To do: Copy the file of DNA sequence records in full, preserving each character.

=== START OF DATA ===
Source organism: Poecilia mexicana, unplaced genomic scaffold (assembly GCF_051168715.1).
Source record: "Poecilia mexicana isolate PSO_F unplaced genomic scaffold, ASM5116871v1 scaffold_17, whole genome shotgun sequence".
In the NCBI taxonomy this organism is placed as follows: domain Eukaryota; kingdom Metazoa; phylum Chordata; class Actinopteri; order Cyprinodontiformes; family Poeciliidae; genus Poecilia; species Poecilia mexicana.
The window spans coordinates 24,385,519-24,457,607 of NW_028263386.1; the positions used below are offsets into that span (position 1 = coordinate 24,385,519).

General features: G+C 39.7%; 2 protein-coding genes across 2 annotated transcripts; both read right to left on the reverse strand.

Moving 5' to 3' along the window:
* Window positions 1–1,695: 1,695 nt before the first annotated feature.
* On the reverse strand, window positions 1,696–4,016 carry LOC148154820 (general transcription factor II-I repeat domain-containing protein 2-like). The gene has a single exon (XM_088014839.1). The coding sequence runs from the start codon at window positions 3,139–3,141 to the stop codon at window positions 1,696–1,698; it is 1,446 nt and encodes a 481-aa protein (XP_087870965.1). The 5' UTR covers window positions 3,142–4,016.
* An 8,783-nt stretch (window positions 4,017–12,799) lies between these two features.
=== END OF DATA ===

Source organism: Poecilia mexicana, unplaced genomic scaffold (assembly GCF_051168715.1).
Source record: "Poecilia mexicana isolate PSO_F unplaced genomic scaffold, ASM5116871v1 scaffold_17, whole genome shotgun sequence".
In the NCBI taxonomy this organism is placed as follows: domain Eukaryota; kingdom Metazoa; phylum Chordata; class Actinopteri; order Cyprinodontiformes; family Poeciliidae; genus Poecilia; species Poecilia mexicana.
The window spans coordinates 24,385,519-24,457,607 of NW_028263386.1; the positions used below are offsets into that span (position 1 = coordinate 24,385,519).

General features: G+C 39.7%; 2 protein-coding genes across 2 annotated transcripts; both read right to left on the reverse strand.

Moving 5' to 3' along the window:
* Window positions 1–1,695: 1,695 nt before the first annotated feature.
* On the reverse strand, window positions 1,696–4,016 carry LOC148154820 (general transcription factor II-I repeat domain-containing protein 2-like). The gene has a single exon (XM_088014839.1). The coding sequence runs from the start codon at window positions 3,139–3,141 to the stop codon at window positions 1,696–1,698; it is 1,446 nt and encodes a 481-aa protein (XP_087870965.1). The 5' UTR covers window positions 3,142–4,016.
* An 8,783-nt stretch (window positions 4,017–12,799) lies between these two features.